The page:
Systolic Blood Pressure Intervention
“How low is low enough?”
All women should “Know Your Numbers” and if you have downloaded our handout you know that "normal" blood pressure has a top number (systolic) less than 120 and bottom number (diastolic) less than 80. An elevated systolic pressure (the higher number), increases cardiovascular (CV) risk.
Normal = 120/80
A new debate is occurring about the “ideal numbers” for non-diabetic adults 50 years and older WITH high blood pressure (BP) and at risk of cardiovascular disease.
In patients who have a diagnosis of hypertension (high blood pressure) and are on treatment, the question has been, “Should we lower blood pressure to “normal” levels of less than 120/80 or is 140/90 enough?”
There was actually no clear evidence from any of the large studies to answer that question, until the Systolic Blood Pressure Intervention “SPRINT” Trial.This study evaluated the benefits of maintaining the systolic blood pressure, the top number, at 120 mm Hg or less versus the established clinical guidelines recommendation of systolic blood pressure of less than 140 mm Hg.
About the Study
The SPRINT Trial enrolled 9,361 non-diabetic adults (excluding diabetics) over the age of 50 with high blood pressure. The study included a diverse population, men and women, racial/ethnic minorities, elderly patients (>75 y/o), patients with history of cardiovascular disease or chronic kidney disease.
The investigators divided the study participants in two groups, the standard group received blood pressure medications to achieve a systolic BP less than 140 mmHg and the intensive treatment group received medications to get their systolic blood pressure back to normal -- anything under 120 mmHg.
Everyone followed a low-sodium diet and exercised, and doctors were free to use any combination of medications needed to meet these targets. On average, the participants needed three different medications to get to a goal of 120 mmHg vs only two to get to just 140 mmHg.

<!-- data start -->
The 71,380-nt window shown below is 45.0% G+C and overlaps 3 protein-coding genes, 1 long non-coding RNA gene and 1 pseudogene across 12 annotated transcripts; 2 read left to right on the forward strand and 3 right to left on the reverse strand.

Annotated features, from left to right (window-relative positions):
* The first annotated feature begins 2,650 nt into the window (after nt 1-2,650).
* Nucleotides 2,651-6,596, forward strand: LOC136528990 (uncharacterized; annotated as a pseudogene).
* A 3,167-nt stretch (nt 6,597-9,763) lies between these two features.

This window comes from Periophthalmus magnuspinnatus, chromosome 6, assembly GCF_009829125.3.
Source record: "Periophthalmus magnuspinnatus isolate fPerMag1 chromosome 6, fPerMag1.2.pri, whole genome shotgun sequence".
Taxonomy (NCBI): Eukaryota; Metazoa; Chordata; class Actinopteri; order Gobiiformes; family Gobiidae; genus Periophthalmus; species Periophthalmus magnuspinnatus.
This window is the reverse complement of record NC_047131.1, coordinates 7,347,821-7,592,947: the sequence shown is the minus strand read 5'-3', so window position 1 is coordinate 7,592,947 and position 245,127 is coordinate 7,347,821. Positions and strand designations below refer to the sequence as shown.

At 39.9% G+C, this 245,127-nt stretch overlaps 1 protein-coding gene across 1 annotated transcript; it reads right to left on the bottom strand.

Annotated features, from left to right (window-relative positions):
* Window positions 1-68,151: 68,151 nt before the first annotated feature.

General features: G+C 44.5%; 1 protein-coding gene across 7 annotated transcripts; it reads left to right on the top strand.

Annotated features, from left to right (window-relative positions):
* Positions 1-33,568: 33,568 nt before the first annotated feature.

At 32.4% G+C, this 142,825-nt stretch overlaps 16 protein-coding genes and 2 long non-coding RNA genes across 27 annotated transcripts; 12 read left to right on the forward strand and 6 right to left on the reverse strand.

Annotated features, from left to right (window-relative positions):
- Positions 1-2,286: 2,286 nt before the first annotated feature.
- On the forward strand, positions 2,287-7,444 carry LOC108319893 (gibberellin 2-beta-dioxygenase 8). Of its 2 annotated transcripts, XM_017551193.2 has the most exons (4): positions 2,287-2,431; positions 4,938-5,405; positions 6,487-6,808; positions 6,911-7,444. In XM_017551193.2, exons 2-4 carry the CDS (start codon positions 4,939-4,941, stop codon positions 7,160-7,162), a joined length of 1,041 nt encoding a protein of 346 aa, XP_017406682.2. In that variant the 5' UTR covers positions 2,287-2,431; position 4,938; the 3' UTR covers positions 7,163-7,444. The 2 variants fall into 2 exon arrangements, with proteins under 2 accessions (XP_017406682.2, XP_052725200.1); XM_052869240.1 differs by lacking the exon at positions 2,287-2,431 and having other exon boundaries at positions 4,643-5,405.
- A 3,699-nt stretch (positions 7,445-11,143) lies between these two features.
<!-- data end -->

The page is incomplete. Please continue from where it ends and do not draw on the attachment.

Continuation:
What happened in the lower (<120 mmHg) target group?
Those who achieved 120 mmHg or below had roughly 1/3 fewer heart attacks, strokes, and less heart failure compared to patients who had the slightly higher blood pressure target goal. This meant decreasing death by almost 25%. This is big!!!
What do I think? Non-diabetic patients with high blood pressure should keep the systolic BP close to 120 mmHg.
If you have high blood pressure and you are taking medicine:
- Continue taking your current blood pressure medications.
- Monitor the BP at home and keep a diary.You are not in any immediate danger unless you try to make changes on your own without talking to your doctor.
- Systolic blood pressure goal is 120 mmHg. If you want to modify your treatment ask your doctor for feedback and guidance.
- Keep in mind under-treatment or non-treatment is the most common cause of preventable death in the world, with an estimated 9 million deaths. This now out ranks tobacco use with 6 million deaths annually. (Frieden T. The Future of Public Health, N Engl J Med 2015; 373:1748-54.)
Until next time!
Stephanie Coulter, MD
Special thanks to Dr. Karla Campos for her assistance in writing Straight Talk.
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